LOS ANGELES - Film converters in California, a state that severely has restricted the use of solvent-based inks, are experiencing some problems with the alternative, water-based inks. Printing equipment must run more slowly. Although quality has improved, water-based inks still have problems with adhesion, especially when printed bags are exposed to moisture or extreme cold for long periods.
The California Film Extruders and Converters Association board of directors recently formed a printers committee to study the issue.
Richard Gurewitz, president of Poly Pak America Inc. in Los Angeles, proposed the committee as a way for CFECA's printer members to share resources and collaborate in seeking to meet compliance measures. A CFECA poll showed many printers are having problems using the new water-based inks required under existing regulations. The group expects its problems to be compounded by the phase-out of 1,1,1-trichloroethane at the end of 1995, part of California's continuing effort to reduce volatile organic compounds.
Conversion to the water-based inks involves a substantial investment in equipment, time and employee training, in addition to research and development. Technology has lagged behind the legislation, according to industry officials. The result is an inferior product.
The Los Angeles area is a center for West Coast film converting, which turns film roll stock into T-shirt bags, bread bags, industrial bags and other forms of printed packaging.
``Several years ago [the South Coast Air Quality Management District] started to turn the screws on us [because] we're in a nonattainment area, and they continue to turn them tighter even as we speak,'' said Skip Nevell, president of Diamond Polyethylene Products, an extruder, converter and printer in Los Angeles.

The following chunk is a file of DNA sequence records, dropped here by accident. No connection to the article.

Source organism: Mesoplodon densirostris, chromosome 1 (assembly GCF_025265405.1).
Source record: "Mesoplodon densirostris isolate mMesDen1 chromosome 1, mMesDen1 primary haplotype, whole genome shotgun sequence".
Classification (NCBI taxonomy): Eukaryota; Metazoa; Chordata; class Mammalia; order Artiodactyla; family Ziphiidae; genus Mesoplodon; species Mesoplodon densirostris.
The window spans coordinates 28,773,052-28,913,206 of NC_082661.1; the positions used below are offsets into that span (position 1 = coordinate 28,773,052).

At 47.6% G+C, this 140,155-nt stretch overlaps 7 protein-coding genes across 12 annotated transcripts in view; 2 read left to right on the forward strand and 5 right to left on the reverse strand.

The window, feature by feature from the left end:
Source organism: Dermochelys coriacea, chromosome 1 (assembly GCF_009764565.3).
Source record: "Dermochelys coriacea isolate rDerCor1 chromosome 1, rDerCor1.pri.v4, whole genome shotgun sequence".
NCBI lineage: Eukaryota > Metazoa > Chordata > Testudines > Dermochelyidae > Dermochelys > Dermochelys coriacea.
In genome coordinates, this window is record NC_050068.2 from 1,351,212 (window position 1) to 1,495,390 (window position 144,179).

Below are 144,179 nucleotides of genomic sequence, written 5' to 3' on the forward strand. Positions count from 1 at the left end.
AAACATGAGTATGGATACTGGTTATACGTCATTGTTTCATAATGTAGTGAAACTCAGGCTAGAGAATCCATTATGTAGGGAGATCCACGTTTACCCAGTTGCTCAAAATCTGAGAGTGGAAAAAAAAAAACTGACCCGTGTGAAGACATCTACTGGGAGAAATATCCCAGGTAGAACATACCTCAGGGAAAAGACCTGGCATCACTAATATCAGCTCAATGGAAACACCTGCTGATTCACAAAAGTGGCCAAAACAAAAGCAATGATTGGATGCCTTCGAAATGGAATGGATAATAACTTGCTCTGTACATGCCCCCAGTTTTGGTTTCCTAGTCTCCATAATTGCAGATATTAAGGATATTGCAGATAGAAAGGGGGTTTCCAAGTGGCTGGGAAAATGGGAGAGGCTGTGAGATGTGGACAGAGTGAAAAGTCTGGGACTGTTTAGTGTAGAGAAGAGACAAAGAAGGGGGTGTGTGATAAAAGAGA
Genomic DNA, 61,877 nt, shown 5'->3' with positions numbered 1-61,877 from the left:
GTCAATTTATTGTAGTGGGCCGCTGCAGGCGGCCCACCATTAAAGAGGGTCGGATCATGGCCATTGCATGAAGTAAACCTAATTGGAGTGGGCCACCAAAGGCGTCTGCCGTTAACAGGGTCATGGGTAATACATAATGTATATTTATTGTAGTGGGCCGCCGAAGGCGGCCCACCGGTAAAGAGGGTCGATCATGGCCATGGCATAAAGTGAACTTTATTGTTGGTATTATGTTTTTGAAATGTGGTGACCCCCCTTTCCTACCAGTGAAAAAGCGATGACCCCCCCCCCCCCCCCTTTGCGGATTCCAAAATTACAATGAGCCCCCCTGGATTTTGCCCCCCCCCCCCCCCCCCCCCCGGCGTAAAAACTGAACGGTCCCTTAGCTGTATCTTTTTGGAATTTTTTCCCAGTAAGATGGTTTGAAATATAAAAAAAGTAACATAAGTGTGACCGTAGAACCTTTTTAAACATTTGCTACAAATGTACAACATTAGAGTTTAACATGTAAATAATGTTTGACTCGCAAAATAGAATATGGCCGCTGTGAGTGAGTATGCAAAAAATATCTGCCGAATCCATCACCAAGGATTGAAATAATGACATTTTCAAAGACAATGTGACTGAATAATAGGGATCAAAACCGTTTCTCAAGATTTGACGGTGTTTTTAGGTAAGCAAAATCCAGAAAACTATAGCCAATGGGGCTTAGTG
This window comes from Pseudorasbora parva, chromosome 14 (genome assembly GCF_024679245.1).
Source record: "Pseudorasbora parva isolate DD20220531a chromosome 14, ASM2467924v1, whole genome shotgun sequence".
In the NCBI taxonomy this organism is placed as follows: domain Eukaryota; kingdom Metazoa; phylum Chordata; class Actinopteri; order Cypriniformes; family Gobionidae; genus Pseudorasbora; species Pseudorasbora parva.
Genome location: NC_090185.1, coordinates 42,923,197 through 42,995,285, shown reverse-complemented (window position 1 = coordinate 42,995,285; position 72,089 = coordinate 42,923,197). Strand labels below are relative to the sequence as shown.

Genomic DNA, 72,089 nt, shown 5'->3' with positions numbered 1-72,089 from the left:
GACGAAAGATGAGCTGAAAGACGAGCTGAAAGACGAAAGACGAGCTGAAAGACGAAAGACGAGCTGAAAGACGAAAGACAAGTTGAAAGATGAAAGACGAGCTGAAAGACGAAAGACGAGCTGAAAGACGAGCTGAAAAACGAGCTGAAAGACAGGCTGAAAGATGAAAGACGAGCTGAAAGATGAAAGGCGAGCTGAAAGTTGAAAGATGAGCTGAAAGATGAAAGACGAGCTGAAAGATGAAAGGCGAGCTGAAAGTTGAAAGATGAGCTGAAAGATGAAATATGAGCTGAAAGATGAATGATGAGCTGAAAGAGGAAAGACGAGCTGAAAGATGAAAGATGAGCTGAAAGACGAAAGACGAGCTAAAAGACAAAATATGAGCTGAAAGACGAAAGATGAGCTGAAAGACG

Curtis Coleman, formerly a lawyer with SCAQMD and now in private practice, is helping to form the committee. He got involved when a client, a CFECA member, came to him for help with compliance.
``Part of the problem is that the rules are forcing technology,'' Coleman said. ``When California decided a few years ago to eliminate the use of solvent-based inks, there was no technology for alternatives.
Water-based inks work fine in some applications, such as handle bags, some industrial bags and packaging to hold baked goods, said Donald Clark, president of Western Summit Manufacturing Corp., a film converter with plants in South Gate and North Hollywood, Calif., and Tecate, Mexico.
But other types of uses - especially those in which the bag has prolonged exposure to moisture or extreme cold - present quality problems, he said.
``Let it sit with water for a day or so and it starts to undermine'' the ink, Clark said in a Feb. 13 interview at Western Summit's South Gate plant.
Another problem area: printed bags to hold frozen food.
Nevell said the water-based inks that first came out were very poor, with appalling adhesion problems.
``Now that a time schedule has been established for the phase-in, the ink companies have begun gradually improving the products to what we have today, which is still largely unacceptable in many applications,'' he said.